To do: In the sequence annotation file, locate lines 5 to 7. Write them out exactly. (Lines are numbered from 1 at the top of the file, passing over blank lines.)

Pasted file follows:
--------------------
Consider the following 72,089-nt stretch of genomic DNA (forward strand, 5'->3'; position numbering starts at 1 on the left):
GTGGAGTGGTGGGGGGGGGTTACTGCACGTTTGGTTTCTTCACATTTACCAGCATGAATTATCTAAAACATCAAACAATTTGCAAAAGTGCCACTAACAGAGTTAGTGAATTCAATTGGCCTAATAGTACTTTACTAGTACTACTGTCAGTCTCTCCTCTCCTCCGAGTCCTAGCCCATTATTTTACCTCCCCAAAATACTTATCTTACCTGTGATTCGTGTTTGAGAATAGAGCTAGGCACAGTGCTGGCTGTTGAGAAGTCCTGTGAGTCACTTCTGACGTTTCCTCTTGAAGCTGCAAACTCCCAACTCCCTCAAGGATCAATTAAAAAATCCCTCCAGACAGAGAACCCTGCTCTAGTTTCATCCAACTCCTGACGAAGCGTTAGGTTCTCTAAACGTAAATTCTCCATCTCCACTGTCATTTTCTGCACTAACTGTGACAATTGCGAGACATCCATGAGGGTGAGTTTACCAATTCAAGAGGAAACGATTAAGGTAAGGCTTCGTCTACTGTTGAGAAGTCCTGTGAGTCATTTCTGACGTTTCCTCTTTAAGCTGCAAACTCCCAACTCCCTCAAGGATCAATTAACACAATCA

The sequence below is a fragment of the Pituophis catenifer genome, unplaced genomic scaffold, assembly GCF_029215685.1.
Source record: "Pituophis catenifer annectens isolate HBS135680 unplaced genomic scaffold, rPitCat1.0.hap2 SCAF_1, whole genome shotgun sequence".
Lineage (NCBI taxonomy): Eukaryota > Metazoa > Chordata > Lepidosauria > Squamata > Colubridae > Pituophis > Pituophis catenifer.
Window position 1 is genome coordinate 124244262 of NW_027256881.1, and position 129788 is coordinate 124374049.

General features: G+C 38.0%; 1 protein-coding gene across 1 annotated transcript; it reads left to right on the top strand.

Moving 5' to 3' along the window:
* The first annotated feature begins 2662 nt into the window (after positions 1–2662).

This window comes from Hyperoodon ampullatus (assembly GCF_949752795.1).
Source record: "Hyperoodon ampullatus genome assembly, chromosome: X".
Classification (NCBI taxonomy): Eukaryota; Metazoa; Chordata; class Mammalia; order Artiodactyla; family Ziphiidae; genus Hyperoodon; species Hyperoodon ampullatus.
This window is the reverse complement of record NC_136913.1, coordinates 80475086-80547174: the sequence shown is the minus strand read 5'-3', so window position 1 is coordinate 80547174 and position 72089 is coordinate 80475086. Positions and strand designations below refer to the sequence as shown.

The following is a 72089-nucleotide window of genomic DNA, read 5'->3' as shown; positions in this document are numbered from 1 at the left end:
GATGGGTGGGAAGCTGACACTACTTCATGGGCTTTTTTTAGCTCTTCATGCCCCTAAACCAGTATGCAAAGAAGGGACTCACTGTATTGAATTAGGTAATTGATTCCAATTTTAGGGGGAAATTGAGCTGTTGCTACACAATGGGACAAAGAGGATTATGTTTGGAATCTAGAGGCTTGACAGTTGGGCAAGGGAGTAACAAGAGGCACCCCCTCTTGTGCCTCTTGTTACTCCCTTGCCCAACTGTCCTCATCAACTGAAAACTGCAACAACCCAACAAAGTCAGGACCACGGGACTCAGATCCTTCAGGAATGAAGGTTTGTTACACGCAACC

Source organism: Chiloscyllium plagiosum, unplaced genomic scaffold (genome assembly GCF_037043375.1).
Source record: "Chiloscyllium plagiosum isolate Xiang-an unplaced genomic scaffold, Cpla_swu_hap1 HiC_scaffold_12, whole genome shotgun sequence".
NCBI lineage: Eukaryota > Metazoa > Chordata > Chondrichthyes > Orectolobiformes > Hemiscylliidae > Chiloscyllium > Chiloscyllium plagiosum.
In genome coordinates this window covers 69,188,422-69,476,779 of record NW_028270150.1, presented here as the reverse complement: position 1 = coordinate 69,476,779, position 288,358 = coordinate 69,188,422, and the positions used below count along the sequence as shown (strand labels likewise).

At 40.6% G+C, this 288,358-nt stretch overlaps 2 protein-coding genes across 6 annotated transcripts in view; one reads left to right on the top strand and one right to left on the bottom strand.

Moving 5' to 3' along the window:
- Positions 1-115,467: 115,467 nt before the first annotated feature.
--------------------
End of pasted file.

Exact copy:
Lineage (NCBI taxonomy): Eukaryota > Metazoa > Chordata > Lepidosauria > Squamata > Colubridae > Pituophis > Pituophis catenifer.
Window position 1 is genome coordinate 124244262 of NW_027256881.1, and position 129788 is coordinate 124374049.

General features: G+C 38.0%; 1 protein-coding gene across 1 annotated transcript; it reads left to right on the top strand.